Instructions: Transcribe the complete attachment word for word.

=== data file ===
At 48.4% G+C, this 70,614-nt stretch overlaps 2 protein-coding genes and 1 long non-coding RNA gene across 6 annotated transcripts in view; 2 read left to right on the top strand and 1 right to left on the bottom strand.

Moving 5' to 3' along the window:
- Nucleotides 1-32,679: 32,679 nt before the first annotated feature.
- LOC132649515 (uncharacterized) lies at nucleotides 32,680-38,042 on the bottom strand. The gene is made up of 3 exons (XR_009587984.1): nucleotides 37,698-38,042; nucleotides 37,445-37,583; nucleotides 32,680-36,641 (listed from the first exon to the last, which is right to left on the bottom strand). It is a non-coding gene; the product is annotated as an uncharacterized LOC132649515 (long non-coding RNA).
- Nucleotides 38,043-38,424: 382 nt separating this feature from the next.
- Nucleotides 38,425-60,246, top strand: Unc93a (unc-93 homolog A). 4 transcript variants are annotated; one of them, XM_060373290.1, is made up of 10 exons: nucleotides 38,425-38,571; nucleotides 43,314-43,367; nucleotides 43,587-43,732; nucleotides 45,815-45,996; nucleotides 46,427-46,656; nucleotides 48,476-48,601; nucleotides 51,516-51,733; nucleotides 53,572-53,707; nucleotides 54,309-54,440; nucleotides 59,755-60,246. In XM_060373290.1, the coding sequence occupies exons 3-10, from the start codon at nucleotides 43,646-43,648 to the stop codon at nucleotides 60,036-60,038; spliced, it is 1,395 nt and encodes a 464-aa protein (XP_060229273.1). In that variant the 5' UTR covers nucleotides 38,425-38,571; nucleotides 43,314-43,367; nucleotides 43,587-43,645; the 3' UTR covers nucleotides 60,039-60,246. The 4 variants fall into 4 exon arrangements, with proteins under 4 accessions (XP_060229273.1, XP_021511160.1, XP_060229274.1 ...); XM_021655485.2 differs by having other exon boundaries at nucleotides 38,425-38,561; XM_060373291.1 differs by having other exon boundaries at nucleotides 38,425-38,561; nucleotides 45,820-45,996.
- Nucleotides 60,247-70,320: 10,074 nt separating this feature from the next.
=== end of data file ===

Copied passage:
At 48.4% G+C, this 70,614-nt stretch overlaps 2 protein-coding genes and 1 long non-coding RNA gene across 6 annotated transcripts in view; 2 read left to right on the top strand and 1 right to left on the bottom strand.

Moving 5' to 3' along the window:
- Nucleotides 1-32,679: 32,679 nt before the first annotated feature.
- LOC132649515 (uncharacterized) lies at nucleotides 32,680-38,042 on the bottom strand. The gene is made up of 3 exons (XR_009587984.1): nucleotides 37,698-38,042; nucleotides 37,445-37,583; nucleotides 32,680-36,641 (listed from the first exon to the last, which is right to left on the bottom strand). It is a non-coding gene; the product is annotated as an uncharacterized LOC132649515 (long non-coding RNA).
- Nucleotides 38,043-38,424: 382 nt separating this feature from the next.
- Nucleotides 38,425-60,246, top strand: Unc93a (unc-93 homolog A). 4 transcript variants are annotated; one of them, XM_060373290.1, is made up of 10 exons: nucleotides 38,425-38,571; nucleotides 43,314-43,367; nucleotides 43,587-43,732; nucleotides 45,815-45,996; nucleotides 46,427-46,656; nucleotides 48,476-48,601; nucleotides 51,516-51,733; nucleotides 53,572-53,707; nucleotides 54,309-54,440; nucleotides 59,755-60,246. In XM_060373290.1, the coding sequence occupies exons 3-10, from the start codon at nucleotides 43,646-43,648 to the stop codon at nucleotides 60,036-60,038; spliced, it is 1,395 nt and encodes a 464-aa protein (XP_060229273.1). In that variant the 5' UTR covers nucleotides 38,425-38,571; nucleotides 43,314-43,367; nucleotides 43,587-43,645; the 3' UTR covers nucleotides 60,039-60,246. The 4 variants fall into 4 exon arrangements, with proteins under 4 accessions (XP_060229273.1, XP_021511160.1, XP_060229274.1 ...); XM_021655485.2 differs by having other exon boundaries at nucleotides 38,425-38,561; XM_060373291.1 differs by having other exon boundaries at nucleotides 38,425-38,561; nucleotides 45,820-45,996.
- Nucleotides 60,247-70,320: 10,074 nt separating this feature from the next.